JUDY LEE DUNN is an award-winning marketing blogger. I am working with Dunn to develop and line edit her memoir of reconciling liberal activism with her emotional difficulty accepting the lesbianism of her beloved daughter, Tonight Show comedienne Kellye Rowland. Read more. . .

JEFF RUSSELL is the author of the debut novel, The Rules of Love and Law, based upon Jeff’s abiding passions for legal history and justice. Read more. . .

LEN JOY is the author of the debut novel, American Past Time. I worked with Len to develop his novel from its core: a short story about the self-destructive ambitions of a Minor League baseball star. Read more. . .

ALEX KENDZIORSKI is an American physician working in South Africa on community health education and wildlife conservation. I edited Kendziorski’s debut novel Wait a Season for Their Names about the endangered African painted wolf, for which he is donating the profits to wildlife conservation. Read more. . .

ALEXANDRA GODFREY blogs for the New England Journal of Medicine. I work with Godfrey on her short fiction and narrative nonfiction, including a profile of the doctor who helped save her son’s life, “Mending Broken Hearts.” Read more. . .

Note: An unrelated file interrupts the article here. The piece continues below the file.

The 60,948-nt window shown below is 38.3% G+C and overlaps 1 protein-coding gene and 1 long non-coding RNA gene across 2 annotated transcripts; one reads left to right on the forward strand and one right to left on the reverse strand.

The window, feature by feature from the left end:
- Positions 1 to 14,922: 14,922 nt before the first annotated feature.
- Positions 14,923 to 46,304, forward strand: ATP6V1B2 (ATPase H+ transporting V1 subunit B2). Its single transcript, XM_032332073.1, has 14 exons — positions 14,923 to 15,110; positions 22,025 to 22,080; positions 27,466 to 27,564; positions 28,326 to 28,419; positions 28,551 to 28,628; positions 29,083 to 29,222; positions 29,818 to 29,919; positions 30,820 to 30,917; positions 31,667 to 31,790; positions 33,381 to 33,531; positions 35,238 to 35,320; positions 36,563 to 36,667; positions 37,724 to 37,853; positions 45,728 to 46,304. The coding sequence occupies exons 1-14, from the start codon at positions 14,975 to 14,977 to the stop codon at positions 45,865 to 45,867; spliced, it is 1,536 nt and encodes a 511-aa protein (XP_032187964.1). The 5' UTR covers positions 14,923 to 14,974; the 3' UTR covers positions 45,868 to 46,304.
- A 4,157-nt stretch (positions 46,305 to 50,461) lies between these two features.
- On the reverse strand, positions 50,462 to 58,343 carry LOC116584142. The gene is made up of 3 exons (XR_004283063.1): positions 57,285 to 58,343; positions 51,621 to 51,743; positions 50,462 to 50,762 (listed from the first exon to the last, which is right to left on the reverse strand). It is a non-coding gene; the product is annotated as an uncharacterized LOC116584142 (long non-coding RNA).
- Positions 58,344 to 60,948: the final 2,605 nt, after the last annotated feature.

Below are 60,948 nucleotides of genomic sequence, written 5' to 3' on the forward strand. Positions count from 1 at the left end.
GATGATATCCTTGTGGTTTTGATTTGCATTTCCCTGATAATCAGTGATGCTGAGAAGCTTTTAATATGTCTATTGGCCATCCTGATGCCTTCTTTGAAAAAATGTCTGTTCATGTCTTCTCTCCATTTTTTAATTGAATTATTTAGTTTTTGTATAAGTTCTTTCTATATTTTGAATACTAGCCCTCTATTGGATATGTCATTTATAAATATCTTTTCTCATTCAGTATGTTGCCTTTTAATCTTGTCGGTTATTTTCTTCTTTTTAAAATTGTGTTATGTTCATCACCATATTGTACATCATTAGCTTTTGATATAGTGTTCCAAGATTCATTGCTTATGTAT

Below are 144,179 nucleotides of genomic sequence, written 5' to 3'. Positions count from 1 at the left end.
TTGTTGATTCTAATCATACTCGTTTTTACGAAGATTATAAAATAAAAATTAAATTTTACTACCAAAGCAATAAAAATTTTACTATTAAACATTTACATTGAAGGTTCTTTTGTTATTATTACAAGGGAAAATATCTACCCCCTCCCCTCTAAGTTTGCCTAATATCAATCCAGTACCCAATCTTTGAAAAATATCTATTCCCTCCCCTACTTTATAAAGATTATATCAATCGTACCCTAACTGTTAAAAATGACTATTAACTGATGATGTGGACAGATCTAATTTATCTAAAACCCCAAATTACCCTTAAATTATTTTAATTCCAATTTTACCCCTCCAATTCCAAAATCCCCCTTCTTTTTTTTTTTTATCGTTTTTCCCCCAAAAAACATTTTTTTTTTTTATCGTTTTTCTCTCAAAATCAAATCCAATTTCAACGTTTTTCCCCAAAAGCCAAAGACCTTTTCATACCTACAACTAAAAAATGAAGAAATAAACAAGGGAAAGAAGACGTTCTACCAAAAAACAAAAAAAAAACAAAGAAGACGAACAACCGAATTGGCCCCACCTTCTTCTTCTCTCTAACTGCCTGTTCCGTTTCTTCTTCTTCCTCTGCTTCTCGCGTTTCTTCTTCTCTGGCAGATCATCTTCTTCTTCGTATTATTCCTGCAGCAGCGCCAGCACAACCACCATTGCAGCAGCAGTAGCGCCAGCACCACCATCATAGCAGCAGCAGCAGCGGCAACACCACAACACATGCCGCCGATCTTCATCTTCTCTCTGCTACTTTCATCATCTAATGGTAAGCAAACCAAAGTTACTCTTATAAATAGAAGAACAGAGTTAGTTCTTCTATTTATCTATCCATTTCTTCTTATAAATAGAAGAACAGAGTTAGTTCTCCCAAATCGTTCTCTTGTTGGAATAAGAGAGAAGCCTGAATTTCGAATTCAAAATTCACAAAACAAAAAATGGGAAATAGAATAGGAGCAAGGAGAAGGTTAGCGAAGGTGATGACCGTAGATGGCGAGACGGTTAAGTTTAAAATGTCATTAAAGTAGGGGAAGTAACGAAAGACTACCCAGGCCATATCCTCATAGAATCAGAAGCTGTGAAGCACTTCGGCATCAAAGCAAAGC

In addition, I work with scores of aspiring writers in their apprenticeship to this wonderful literary art and craft.

  • By Victoria Mixon

    We’re talking about the pros and cons of the three aspects of scenes: description, action, dialog.

    Now, as we all know, dialog is the mainstay of modern fiction. Raised in a world of television, radio, and telephones, we as an industrialized race are familiar with nothing if not the power of talk.

    Dialog is important because:

    1. Fiction is talking, and dialog is talking from the core of character

      It’s words, all words. Words in your mind, words on the page, words in your characters’ mouths. That’s what fiction is. That’s what sets it apart from the other arts.

      When you take that one step further—move from your own words to your characters’—you pull your reader that one step further into your imaginary world.

      And writing is all about pulling your reader as far as humanly possible out of their world into yours.

    2. We are social animals, and we socialize through speech

      More than anything, your reader is human, and human beings need connection. When we speak to each other, we’re making connections to each other. When our characters speak to each other, they’re making connections to each other and to your reader.

      Be aware of this at all times: your reader is in the room with your characters, listening to them talk and getting to know them through their conversation. That’s your magic pill! Take full advantage of it.

    3. Readers love eavesdropping

      Even better than hearing what they’re supposed to hear, readers love hearing what they’re not supposed to hear. She said that? He blurted out this? They confessed what?

      The thrill of eavesdropping through fiction—rather than real life—is that no character ever says, “Our reader’s such an idiot.” And this sometimes does happen to eavesdroppers in real life.